Control of enzyme levels in animal tissues.
      , and
      • Waterlow J.C.
      Whole-body protein turnover in humans—past, present, and future.
      ). Issues of pool dynamics, precursor metabolism and reutilization have been addressed previously, predominantly in terms of radiolabeling, but the overall principles are equally applicable. More recently, proteome turnover studies have developed sophisticated compartmental modeling approaches (e.g. Ref.
      • Guan S.
      • Price J.C.
      • Ghaemmaghami S.
      • Prusiner S.B.
      • Burlingame A.L.
      Compartment modeling for mammalian protein turnover studies by stable isotope metabolic labeling.
      ) that should yield higher quality analyses, although such approaches might require the acquisition of additional parameters and more measurements. Specific labeling methods may sometimes be available, such as in one of our early studies that used the excretion profile of a metabolic dead-end product of a cofactor in a compartmental analysis to measure the turnover of a specific protein in skeletal muscle (
      • Beynon R.J.
      • Leyland D.M.
      • Evershed R.P.
      • Edwards R.H.
      • Coburn S.P.
      Measurement of the turnover of glycogen phosphorylase by gc/ms using stable isotope derivatives of pyridoxine (vitamin b6).
      ); this study included an analysis of the sensitivity of the model to different parameters to discover which were most critical to the results obtained.

      The Choice of Precursor

      Whether the size of the protein pool is changing or not, all turnover studies that are based on measurement of isotopic labeling monitor the flux of a tracer precursor that is incorporated into or lost from the protein molecule. In proteomic studies, the tracer is a stable isotope, and the flux of tracer (either entry or exit) through the protein pool is monitored by means of mass spectrometry of the protein(s) of interest, usually after proteolysis to peptides. The choice of label for turnover studies is not particularly different from the choice for comparative proteomics, such as SILAC (stable isotope labelling with amino acids in cell culture) or SILAM (stable isotope labelling in mammals) (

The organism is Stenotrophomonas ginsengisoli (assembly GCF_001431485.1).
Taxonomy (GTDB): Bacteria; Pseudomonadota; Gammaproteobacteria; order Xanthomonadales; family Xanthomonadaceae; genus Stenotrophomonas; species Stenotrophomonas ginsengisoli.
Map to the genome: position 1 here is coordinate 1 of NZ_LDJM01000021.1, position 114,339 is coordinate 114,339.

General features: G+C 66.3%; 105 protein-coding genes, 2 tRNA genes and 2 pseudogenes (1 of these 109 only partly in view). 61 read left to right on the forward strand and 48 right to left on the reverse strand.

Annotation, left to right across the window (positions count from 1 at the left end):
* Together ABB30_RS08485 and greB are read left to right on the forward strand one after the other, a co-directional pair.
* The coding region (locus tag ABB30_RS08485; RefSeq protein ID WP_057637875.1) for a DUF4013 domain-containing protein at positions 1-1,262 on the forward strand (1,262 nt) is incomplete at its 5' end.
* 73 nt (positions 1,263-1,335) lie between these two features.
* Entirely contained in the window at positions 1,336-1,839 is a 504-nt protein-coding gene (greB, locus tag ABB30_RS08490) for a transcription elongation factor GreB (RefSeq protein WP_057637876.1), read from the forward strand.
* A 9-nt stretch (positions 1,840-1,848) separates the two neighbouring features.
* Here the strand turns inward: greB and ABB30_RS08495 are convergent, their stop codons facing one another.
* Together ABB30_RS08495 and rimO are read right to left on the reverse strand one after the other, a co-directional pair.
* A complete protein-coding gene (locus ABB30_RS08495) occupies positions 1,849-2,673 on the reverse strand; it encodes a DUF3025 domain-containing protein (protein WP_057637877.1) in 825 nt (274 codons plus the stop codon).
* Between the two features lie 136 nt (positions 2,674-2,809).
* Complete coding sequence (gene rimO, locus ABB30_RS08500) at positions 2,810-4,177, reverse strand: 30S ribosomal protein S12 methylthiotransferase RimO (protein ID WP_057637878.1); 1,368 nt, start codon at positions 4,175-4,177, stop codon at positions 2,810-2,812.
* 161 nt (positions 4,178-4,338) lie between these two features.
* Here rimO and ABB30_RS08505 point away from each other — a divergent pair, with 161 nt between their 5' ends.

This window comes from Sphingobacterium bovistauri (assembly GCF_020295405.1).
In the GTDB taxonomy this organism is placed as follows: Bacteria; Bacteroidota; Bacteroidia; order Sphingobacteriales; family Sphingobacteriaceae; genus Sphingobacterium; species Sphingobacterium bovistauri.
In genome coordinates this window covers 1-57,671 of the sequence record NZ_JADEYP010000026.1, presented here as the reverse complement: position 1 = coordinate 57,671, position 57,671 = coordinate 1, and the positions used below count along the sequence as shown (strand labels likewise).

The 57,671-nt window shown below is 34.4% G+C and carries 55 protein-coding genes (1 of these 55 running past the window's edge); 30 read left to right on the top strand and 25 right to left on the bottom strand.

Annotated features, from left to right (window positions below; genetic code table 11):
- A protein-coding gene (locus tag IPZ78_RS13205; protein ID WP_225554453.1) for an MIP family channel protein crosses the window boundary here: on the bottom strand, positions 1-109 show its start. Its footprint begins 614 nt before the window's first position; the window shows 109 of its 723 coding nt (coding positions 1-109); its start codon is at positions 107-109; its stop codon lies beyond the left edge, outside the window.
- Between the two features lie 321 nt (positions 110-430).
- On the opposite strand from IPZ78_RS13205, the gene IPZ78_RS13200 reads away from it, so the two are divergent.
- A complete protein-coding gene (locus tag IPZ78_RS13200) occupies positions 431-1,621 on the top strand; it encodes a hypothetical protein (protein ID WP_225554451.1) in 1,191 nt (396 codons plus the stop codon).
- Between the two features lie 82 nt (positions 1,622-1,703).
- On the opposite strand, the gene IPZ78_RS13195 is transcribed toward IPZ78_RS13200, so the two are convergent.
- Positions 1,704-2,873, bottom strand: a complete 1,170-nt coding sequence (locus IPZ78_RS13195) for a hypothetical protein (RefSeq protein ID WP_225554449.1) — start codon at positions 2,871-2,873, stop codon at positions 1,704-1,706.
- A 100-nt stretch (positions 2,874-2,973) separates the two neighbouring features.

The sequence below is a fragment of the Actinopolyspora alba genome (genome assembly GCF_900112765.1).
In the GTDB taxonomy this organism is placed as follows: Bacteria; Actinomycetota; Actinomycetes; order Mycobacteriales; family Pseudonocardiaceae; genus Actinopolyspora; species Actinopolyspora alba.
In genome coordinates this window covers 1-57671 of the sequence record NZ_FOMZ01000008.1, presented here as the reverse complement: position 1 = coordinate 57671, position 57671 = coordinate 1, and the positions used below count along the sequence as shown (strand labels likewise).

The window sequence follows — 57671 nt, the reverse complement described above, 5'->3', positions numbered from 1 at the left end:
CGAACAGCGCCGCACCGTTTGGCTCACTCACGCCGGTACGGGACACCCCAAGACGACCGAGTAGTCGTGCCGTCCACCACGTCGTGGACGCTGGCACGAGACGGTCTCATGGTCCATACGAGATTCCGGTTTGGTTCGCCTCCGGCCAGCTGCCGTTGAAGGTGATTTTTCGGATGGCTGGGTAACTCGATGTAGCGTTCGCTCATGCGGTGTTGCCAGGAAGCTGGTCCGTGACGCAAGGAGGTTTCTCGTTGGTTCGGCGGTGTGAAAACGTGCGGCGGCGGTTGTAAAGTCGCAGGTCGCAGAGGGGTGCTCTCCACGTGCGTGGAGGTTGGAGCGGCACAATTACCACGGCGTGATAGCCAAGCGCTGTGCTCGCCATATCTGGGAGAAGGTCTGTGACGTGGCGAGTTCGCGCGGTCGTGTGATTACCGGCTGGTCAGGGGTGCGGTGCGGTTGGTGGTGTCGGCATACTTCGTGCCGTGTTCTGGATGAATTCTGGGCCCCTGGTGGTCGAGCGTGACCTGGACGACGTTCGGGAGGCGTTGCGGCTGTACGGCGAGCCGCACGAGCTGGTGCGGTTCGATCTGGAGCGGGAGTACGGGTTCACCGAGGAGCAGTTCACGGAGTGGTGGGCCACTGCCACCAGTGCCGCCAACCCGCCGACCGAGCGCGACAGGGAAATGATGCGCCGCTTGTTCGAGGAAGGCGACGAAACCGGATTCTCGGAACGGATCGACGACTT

• Beynon R.J.
      • Pratt J.M.
      Metabolic labeling of proteins for proteomics.
      ). The precursor can be an amino acid, a mixture of amino acids, a simple metabolic precursor of amino acids ([2H2]O, [15N]H4Cl), or a complex metabolic precursor that is metabolized before resynthesis into amino acids ([13C6]glucose) (Table I). The simplicity of the labeling precursor and the “metabolic distance” between the precursor and the amino acid pool create different degrees of complexity in the labeling profiles, but these are not insurmountable. Indeed, some of the most comprehensive turnover data sets have been obtained from protocols using simple metabolic precursors, because the multiple centers of incorporation increase the sensitivity of the measurement. An attractive approach in animal studies is to use uniform elemental labeling, in which diets are fully labeled, usually with [15N] or [13C] that is distributed over all biomolecules in the diet. These diets can be generated only by incorporating protein from cultured organisms, and the usual route is to compound a diet that contains algae such as Spirulina spp that is fully labeled through photosynthetic growth, as these organisms will grow using [15N]H4Cl or [13C]O2 as the sole source of label. It is also possible to replace all [12C] with [13C] if heavy glucose is used; the same is true with [15N]H4Cl. If these two labels are combined, it is possible to assess the rates of both synthesis and degradation (